KUOW Photo/Liz Jones

Tu Tu is his full name, because Burmese people don't use last names.

He is 20 when he arrives in Seattle. With his long bangs and torn jeans, he looks American.

It terrifies him that he can’t speak English. How will he get by if he can’t communicate? It’s a fear he pushes out of his mind. He’s not supposed to be a kid anymore.

Neda Sharifi Khalafabadi at SeaTac Airport upon her arrival to the Seattle area.
KUOW Photo/Meryl Schenker

The couple won't say why they left Iran.

Did something bad happen?

"Yes," Peiman Karimi, the husband, says. "Not me. To Neda.”

Neda Sharifi Khalafabadi says she doesn’t feel comfortable to talk about it because it would bring everything back. All she says is her case is religious. The rest is confidential.

The U.S. defines a refugee as someone with a well-founded fear of persecution in their home country. Iran is a majority Muslim country. Religious minorities face discrimination, surveillance and arrest.


Michael W. Davidson at Florida State University | Molecular Expressios.com

An image of man passing a baby under a fence at the Hungarian-Serbian border has taken top honors at this year's World Press Photo of the Year.

The photo, titled "Hope for a New Life," was taken by Australian photographer Warren Richardson and shows a man with his eyes set on the horizon, passing the infant under coils of razor-wire into outstretched arms in the moonlight.

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The Miriam and Ira D. Wallach Division of Art, Prints and Photographs: Photography Collection, The New York Public Library

Searching for a 14th Century manuscript for a school report? How about an old baseball photo for your stash of sports memorabilia? You might try the New York Public Library’s Digital Collections.

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Daniel LeClair/Reuters

A few days after Sandy Hook, Attorney General Eric Holder traveled to the site of the mass shooting, spoke with first responders and looked at the pictures.

“I was crying. It was without question the worst day that I had as attorney general, and maybe the worst day in my professional life,” Holder said.

Ericka Frodsham, 36, stands outside a motel on Aurora Avenue North in Seattle. She is homeless, living out of motel rooms.
KUOW Photo/Mike Kane

Earlier this month, when photographer Mike Kane went looking for a Seattle woman to share her story of being a prostitute on Aurora Avenue North, he heard about Ericka Frodsham.

Courtesy of Devin Kelly via @avaderaday

Bill Radke speaks with Devin Kelly, the man behind the @avaderaday Instagram feed, about the lighter side of Darth Vader.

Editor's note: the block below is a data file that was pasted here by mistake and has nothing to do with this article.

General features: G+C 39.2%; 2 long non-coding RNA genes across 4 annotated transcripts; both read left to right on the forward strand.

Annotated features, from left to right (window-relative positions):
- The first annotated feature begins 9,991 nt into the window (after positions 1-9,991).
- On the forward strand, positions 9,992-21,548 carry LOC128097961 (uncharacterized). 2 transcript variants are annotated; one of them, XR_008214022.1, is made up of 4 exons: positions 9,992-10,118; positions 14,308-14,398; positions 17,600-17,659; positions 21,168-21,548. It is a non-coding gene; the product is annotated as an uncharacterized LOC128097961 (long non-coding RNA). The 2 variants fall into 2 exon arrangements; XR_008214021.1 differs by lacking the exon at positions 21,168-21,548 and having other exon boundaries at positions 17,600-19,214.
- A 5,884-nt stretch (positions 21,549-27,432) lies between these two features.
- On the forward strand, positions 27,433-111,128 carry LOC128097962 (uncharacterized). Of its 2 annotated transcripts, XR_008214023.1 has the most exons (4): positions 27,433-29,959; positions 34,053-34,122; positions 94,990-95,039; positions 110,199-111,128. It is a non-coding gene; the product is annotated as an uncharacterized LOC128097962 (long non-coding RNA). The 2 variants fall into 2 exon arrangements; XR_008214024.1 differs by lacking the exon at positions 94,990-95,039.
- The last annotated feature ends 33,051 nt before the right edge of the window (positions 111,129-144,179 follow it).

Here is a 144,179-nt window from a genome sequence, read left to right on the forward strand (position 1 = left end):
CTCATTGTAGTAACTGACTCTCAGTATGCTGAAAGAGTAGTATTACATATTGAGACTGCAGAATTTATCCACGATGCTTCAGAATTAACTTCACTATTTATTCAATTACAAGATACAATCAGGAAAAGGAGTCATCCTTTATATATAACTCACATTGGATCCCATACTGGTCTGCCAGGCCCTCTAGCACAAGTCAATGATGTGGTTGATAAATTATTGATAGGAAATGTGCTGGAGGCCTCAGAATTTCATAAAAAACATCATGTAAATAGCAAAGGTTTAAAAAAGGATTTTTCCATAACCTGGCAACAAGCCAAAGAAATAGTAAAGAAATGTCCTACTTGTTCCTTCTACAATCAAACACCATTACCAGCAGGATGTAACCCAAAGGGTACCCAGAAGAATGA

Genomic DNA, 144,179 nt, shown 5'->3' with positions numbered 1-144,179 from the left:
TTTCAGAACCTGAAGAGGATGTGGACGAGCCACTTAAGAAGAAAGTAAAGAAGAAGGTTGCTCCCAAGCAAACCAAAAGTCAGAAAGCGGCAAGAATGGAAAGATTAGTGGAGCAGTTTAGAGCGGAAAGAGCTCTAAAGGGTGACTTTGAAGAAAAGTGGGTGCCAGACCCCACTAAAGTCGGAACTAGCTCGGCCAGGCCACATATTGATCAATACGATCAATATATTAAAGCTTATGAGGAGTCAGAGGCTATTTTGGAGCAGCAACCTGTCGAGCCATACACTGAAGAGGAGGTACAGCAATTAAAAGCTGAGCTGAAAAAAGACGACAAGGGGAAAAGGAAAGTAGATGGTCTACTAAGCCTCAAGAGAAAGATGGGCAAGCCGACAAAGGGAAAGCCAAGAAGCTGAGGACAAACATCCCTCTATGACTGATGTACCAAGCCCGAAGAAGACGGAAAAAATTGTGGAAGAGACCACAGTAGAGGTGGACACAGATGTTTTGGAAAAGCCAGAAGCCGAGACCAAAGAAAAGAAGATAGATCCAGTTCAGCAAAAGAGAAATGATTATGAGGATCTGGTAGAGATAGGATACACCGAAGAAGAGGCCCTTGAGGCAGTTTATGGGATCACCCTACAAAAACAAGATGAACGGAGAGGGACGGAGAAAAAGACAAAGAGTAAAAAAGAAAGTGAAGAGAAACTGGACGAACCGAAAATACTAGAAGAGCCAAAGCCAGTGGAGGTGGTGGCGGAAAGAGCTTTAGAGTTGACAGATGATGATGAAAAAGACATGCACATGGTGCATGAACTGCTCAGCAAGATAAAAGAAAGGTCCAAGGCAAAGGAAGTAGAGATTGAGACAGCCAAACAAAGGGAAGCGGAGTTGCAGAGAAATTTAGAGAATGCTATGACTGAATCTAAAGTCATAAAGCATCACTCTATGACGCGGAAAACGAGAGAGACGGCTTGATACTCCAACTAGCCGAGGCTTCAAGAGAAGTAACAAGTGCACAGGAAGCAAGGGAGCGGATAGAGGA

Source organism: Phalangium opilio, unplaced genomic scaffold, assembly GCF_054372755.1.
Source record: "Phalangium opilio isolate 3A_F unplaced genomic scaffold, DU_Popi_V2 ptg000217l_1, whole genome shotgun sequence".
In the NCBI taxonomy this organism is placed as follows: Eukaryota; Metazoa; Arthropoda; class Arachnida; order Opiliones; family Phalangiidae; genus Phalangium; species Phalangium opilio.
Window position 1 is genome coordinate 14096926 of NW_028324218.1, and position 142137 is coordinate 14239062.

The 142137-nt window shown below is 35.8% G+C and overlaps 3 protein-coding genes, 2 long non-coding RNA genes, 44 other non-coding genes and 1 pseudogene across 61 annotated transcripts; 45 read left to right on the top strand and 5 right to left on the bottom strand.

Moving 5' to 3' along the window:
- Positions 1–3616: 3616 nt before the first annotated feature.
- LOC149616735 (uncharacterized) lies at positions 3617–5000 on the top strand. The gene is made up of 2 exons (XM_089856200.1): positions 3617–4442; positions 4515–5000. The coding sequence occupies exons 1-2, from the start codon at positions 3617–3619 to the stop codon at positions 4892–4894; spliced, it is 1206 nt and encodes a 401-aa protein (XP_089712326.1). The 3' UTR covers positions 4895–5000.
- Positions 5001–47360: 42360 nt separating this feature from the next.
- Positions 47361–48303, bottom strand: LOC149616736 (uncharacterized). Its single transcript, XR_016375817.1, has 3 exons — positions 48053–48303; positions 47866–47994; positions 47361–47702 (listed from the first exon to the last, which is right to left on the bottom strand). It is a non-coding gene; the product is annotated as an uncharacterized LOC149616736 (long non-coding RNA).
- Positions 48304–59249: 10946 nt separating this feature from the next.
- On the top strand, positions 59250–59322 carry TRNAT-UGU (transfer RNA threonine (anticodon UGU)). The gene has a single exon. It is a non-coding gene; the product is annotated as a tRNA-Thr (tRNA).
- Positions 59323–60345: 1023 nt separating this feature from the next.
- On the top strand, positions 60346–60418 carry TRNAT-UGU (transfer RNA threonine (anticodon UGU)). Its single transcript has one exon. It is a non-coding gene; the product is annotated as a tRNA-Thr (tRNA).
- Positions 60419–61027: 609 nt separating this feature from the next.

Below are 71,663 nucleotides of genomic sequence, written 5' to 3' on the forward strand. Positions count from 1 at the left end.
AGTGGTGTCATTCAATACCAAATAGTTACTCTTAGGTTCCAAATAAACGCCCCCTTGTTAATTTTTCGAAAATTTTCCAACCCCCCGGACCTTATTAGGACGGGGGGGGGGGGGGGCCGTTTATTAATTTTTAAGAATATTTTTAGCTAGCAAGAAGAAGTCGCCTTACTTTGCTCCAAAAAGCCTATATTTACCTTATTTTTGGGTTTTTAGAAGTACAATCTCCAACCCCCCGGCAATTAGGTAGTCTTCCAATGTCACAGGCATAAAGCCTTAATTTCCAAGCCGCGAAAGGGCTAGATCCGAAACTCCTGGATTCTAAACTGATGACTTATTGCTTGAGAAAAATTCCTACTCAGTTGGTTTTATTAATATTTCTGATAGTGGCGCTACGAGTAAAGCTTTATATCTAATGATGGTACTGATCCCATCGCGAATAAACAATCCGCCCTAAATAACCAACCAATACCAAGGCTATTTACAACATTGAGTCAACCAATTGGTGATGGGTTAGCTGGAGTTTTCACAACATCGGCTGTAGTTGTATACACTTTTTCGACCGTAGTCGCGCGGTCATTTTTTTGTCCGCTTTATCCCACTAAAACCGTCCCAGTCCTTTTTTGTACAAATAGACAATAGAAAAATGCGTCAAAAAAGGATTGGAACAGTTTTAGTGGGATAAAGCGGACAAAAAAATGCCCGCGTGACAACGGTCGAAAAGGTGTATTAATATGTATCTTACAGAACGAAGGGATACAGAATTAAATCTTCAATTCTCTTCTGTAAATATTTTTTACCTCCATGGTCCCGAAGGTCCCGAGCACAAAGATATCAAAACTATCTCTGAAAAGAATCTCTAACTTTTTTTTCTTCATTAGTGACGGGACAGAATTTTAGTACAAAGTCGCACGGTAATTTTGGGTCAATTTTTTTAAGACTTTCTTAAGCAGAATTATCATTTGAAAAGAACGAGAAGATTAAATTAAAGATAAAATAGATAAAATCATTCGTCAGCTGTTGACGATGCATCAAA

Hawkeye Huey with his FujiFilm camera.
Aaron Huey

When you're 5 years old, you have a different perspective on the world. And that's not just because you're shorter than a lot of the people around you.

Hawkeye Huey (yes, that's his real name) has been taking photographs for the past year or so, and the results garnered a spot on Rolling Stone's list of top 100 Instagram accounts. The Record's David Hyde talked to Hawkeye and his dad, National Geographic photographer Aaron Huey.

People use Instagram to share all kinds of images online — taking selfies and posting photos of brunch, of course, but also discovering raw talent or telling stories that might not otherwise get attention.

That's exactly what many photojournalists use Instagram for: posting photos to draw attention to issues they're passionate about. And visual media giants like Getty Images have taken notice.

A DC-10 flies over Chelan within hours of a wildfire starting on Aug. 14. Sunbathers on holiday watched as the fire effort took hold.
Flickr Photo/Ben Brooks (CC BY-SA 2.0) http://bit.ly/1KSv09n

It was a hot Friday morning when a bolt of lightning stretched out three fingers and hit Chelan Butte.

Then a deafening clap of thunder. Then several rings of fire appeared. They would morph into huge wildfires threatening Chelan, a tourist destination in central Washington state.

Ben Brooks, a digital media manager from Fife, Washington, started taking photos. His images are striking and remarkable because of the sunbathers in the corners of his images. 

Todd Quinn carries one of his surviving goats Saturday after a wildfire swept through his ranch the night before.
The Seattle Times/Sy Bean

Sy Bean is a 23-year-old photojournalist working as an intern for The Seattle Times. Some of his recent photos of the fires in Washington have been featured on the front page. One in particular, of Chelan-area resident Todd Quinn, stood out to him. Sy shared this story of how it came about.

Mary Ellen Mark And The Caged Prostitutes Of Mumbai

May 30, 2015

She saw young women in cages. Men young and old watched as the women beckoned and lifted their skirts, then decided which one to pick as if they were choosing a brand of soap in the supermarket.

That's the sight that confronted Mary Ellen Mark in 1968 when she visited Falkland Street, a bustling thoroughfare in Mumbai. It took ten years of repeat visits before she was able to gain the trust of the prostitutes and begin taking pictures.

Lunchtime for these ... um, lemurs

Jan 27, 2015
Reuters/China Daily

You'll be forgiven for taking a second look at these fuzzy creatures. No, that's not some creepy spider. It's nine playful lemurs chowing down on lunch at the Qingdao Forest Wildlife World in the northeast of China.

Two teenagers in Kivalina, Alaska, play near a skinned polar bear. Scientists predict Kivalina, an Alaskan village, will be the first casualty of climate change and sea rising in the U.S.
Suzanne Tennant

I first heard of Kivalina, a sliver of an island in far northwest Alaska, when I was looking for a photo project.

It appealed in part because of this one startling fact: Scientists believe that Kivalina, population 457, will be the first casualty of climate change in the U.S., and that it will be inundated by sea water by 2025. That’s in just a decade.